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May 2, 2022

Alocasia Frydek Plant Care – How To Grow Green Velvet Alocasia

Are you struggling with Alocasia Frydek care? Having problems keeping it alive or looking beautiful? Perhaps it’s under constant spider mite attack? Continue reading this post to learn proper Alocasia Frydek care.

What is Alocasia Frydek?

Green Velvet Alocasia is a gorgeous tropical plant; the contrast between the leaf color and the veins is just incredible, and this unique look is the reason why people love it. However, while some grow it with ease, others may struggle. Alocasia Frydek (Alocasia Micholitziana ‘Frydek’) is one of the many varieties of Elephant Ear plant and is also known as Green Velvet plant, Green Velvet Alocasia, or Frydek Alocasia.

If you want the same success with your plant as I’ve had with mine, read this Alocasia Frydek care guide. My Alocasia Micholitziana Frydek grows all year round. It lives under a grow light, and with sufficient light and warmth, it continues to put out leaves throughout the year.

Scientific classification:
Botanical Name/Latin Name: Alocasia Frydek
Family: Araceae
Genus: Alocasia
Species: Frydek
Common name:
Green Velvet

Light Requirements for Alocasia Frydek Houseplant

Minimal amount of light: 1,000 lux (100 FC)
Optimal amount of light: 2,500 lux (250 FC): medium light
Direct sun tolerance: 3-4 hours

Alocasia Frydek needs at least medium indirect light, between 750 and 3,000 lux (75 and 300-foot candles). Of course, if you can provide Alocasia Micholitziana Frydek with a bright light over 3,000 lux (300-foot candles), it will do even better. Remember, more light equals more photosynthesis, equals bigger and faster growth. Alocasia Frydek can handle an hour or two of weak direct sun (early morning sun or very late in the afternoon). But even if you cannot provide these conditions and would still love to enjoy Alocasia’s beauty, don’t give up.

I grow my Alocasia Frydek with zero natural light. It sits on a dresser under this grow light. I keep the grow light on for 12 hours each day. The distance between the light and the plant is about 1-1.5 feet and this is crucial; you can’t keep a light like this further away because it would be too weak.

My Alocasia plant, grown under a grow light

You can select the perfect light for your Alocasia Frydek here, and in case you’re worried about your electricity bill, quickly find out your electricity cost.

Whether you grow your Alocasia Frydek under natural light or under artificial grow lights, the number of leaves on the plant will depend on the amount of light the plant gets — the more light the plant enjoys, the more leaves it will have. In general, there can be anywhere from 1 to 6 leaves. If you notice some leaves die, they may be older ones and that’s perfectly normal, nothing to worry about.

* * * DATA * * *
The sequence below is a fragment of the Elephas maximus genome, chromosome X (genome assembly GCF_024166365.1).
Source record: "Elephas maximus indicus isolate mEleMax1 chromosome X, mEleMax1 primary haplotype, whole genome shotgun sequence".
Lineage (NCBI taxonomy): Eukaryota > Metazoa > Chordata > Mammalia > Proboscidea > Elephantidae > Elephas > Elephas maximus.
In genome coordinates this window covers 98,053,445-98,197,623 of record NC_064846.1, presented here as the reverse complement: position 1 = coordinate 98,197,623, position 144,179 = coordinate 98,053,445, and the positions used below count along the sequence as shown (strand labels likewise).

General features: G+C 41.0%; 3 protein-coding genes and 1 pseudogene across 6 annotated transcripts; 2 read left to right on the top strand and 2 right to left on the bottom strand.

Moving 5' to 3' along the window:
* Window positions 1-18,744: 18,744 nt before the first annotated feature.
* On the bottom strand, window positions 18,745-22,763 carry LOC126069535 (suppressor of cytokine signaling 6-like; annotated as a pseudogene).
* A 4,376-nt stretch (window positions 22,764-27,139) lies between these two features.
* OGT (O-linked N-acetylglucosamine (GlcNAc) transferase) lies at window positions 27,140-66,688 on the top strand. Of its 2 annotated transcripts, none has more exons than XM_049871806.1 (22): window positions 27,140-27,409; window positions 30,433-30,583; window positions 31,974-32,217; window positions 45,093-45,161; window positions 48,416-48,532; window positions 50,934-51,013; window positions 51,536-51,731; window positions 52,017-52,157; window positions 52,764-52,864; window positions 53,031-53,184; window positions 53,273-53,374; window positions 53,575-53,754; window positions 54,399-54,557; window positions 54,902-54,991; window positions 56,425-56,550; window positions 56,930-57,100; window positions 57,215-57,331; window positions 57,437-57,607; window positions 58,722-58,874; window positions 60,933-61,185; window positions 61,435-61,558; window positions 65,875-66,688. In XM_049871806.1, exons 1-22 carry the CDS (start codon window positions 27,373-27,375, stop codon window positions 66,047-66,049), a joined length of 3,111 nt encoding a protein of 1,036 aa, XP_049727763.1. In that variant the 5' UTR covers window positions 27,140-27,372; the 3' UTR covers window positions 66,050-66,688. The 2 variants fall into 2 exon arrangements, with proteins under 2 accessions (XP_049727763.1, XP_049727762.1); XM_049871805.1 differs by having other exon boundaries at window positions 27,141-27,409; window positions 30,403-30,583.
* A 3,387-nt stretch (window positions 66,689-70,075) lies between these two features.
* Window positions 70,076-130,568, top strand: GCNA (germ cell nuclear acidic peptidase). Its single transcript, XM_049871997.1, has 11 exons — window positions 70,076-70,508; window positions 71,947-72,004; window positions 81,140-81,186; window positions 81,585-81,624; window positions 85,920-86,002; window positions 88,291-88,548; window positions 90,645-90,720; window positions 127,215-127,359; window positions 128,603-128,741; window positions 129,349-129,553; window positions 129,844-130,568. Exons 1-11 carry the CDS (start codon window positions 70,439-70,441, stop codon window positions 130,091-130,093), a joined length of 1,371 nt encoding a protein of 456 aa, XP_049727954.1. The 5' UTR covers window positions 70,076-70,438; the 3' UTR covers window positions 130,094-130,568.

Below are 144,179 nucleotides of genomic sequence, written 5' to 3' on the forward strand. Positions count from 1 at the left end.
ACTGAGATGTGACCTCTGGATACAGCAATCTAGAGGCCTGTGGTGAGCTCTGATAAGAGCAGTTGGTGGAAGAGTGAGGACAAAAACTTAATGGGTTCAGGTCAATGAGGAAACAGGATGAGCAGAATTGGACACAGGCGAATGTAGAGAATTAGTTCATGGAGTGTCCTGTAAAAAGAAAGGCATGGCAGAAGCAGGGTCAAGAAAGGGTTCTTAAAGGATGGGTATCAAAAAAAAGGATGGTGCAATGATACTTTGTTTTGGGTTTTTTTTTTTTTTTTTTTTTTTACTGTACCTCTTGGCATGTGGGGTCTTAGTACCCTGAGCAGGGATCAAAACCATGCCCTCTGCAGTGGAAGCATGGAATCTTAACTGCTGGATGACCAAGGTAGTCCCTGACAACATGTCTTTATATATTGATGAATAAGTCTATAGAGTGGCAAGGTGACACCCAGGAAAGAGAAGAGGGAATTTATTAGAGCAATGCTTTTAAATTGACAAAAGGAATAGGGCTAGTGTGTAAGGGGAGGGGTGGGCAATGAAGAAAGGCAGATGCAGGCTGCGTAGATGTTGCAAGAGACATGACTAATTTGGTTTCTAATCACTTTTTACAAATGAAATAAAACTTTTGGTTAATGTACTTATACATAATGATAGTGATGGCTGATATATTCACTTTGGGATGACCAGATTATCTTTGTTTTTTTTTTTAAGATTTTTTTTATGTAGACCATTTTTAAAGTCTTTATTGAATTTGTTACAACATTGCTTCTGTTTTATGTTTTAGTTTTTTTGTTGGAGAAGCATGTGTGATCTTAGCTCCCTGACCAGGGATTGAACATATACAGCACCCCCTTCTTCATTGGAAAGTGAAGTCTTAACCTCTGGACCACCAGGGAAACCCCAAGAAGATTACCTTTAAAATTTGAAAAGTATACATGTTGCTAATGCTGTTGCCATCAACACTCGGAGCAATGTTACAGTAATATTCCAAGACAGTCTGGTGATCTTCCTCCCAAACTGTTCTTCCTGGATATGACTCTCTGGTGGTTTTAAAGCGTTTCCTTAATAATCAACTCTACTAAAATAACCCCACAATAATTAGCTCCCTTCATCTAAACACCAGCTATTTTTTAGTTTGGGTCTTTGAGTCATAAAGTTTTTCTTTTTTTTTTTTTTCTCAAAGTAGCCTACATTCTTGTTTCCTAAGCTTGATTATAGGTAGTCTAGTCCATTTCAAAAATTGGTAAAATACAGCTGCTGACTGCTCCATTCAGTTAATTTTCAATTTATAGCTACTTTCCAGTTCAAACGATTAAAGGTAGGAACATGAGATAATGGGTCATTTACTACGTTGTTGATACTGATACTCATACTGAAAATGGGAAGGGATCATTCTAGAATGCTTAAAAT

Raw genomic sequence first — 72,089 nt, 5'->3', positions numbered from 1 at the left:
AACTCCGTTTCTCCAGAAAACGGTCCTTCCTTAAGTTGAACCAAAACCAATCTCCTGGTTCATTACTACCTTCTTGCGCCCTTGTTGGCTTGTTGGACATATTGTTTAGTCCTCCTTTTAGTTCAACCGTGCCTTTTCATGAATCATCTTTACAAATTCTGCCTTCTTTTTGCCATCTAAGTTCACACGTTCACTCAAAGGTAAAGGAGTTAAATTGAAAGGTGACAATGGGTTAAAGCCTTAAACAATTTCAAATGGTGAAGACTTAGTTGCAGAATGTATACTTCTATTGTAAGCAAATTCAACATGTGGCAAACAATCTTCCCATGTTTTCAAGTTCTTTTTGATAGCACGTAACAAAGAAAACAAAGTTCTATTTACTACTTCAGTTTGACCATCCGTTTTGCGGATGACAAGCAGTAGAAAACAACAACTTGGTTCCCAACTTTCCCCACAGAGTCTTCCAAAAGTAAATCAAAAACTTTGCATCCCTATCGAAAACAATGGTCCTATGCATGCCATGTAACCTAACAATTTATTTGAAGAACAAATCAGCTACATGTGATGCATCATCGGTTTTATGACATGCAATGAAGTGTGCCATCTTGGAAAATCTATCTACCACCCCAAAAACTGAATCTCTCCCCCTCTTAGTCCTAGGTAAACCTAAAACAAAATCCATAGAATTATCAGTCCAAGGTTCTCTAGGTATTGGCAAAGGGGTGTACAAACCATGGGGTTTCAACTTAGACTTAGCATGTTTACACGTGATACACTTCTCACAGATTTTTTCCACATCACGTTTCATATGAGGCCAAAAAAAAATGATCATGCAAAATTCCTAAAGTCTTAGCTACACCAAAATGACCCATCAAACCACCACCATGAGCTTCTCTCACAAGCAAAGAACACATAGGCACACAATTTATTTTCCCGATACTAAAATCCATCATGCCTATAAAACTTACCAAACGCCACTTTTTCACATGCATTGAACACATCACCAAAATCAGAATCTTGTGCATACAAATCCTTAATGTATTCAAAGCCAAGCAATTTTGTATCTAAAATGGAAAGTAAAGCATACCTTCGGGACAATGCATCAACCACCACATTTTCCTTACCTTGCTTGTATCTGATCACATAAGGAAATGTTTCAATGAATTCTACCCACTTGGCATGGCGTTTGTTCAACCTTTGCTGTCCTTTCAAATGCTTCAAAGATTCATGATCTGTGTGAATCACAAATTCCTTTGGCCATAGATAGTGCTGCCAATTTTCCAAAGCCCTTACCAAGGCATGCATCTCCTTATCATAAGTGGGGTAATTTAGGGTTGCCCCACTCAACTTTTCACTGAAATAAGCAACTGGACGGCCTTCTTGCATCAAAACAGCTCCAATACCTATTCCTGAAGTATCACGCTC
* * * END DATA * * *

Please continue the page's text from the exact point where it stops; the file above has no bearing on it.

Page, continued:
How to Water Green Velvet Alocasia

Water your Alocasia Frydek when the top 2 inches of the soil get dry, for pots up to 6”. For larger pots, water when the top half of the soil dries out. I use a chopstick to check. If the chopstick comes out dry, it’s time to water.

The more leaves the Alocasia Frydek plant has, the faster the soil will dry out. The leaves photosynthesize, roots pull more water from the soil, water transpires through the leaves, and the soil dries out faster. So the more leaves your Alocasia Frydek has, the more often you will need to water it. With only a few or no leaves, the soil stays moist for longer after watering and can lead to root rot. So be careful not to overwater your Alocasia green velvet to prevent root rot and make sure to provide enough light so the plant can grow fast.⠀

The Best Soil for Growing Alocasia

Alocasia plant loves well-draining soil. For proper Alocasia Frydek care, I recommend adding perlite and bark to any potting mix you intend to use — 3 parts potting soil, 1 part perlite, 1 part bark.

This is where I kept my plant

How to Fertilize Green Velvet

I occasionally fertilize my Green Velvet plant with Dyna Gro Foliage Pro. It’s a complete fertilizer that contains all the minerals Alocasia plants need for growth, and won’t burn them if you don’t apply too much of it. Whichever fertilizer you use, make sure to always follow the manufacturer’s instructions. That is very important part when it comes to the proper Alocasia Frydek care.

Repotting Alocasia Frydek Houseplant

I repot my Alocasia Frydek once or twice a year. That’s how I provide it with additional nutrients and remove compacted soil and that’s how I get a beautiful, big, and healthy plant. To help the soil dry out quicker, I use a terracotta pot instead of a plastic one as part of my Alocasia Frydek care routine.